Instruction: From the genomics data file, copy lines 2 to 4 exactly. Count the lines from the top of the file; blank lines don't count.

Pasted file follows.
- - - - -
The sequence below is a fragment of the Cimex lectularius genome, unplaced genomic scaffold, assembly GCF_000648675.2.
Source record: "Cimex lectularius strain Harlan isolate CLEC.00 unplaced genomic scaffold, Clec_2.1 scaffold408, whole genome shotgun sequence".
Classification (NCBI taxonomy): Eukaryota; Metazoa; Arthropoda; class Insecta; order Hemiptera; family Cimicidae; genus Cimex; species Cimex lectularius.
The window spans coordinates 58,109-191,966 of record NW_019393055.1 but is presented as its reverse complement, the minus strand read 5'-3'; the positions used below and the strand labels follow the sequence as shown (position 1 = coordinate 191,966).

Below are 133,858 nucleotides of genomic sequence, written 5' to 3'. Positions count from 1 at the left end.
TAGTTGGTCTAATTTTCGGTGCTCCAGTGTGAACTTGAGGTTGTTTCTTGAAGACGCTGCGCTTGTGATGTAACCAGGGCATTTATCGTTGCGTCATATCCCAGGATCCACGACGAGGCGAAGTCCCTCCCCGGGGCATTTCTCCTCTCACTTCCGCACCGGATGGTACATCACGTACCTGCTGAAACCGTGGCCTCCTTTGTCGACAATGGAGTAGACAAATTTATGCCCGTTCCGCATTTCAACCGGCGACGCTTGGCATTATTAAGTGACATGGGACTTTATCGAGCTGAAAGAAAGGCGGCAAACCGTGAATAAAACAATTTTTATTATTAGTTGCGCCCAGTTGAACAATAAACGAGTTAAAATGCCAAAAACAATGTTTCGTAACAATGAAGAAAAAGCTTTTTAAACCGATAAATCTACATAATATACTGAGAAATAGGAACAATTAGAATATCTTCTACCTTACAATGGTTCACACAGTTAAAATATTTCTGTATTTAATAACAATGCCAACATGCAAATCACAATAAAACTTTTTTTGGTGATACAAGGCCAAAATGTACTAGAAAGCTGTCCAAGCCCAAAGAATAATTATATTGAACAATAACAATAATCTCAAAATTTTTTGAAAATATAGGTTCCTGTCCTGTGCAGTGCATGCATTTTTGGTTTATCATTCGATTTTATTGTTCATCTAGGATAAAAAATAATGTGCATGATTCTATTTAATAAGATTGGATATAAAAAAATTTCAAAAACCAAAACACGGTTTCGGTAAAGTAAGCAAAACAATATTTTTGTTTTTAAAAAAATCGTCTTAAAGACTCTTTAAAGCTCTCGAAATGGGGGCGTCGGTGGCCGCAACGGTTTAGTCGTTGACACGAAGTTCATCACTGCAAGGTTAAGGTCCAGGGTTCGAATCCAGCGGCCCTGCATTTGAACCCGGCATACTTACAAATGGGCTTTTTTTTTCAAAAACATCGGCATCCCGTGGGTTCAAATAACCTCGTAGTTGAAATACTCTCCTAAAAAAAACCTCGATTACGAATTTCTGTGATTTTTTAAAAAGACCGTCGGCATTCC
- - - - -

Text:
Source record: "Cimex lectularius strain Harlan isolate CLEC.00 unplaced genomic scaffold, Clec_2.1 scaffold408, whole genome shotgun sequence".
Classification (NCBI taxonomy): Eukaryota; Metazoa; Arthropoda; class Insecta; order Hemiptera; family Cimicidae; genus Cimex; species Cimex lectularius.
The window spans coordinates 58,109-191,966 of record NW_019393055.1 but is presented as its reverse complement, the minus strand read 5'-3'; the positions used below and the strand labels follow the sequence as shown (position 1 = coordinate 191,966).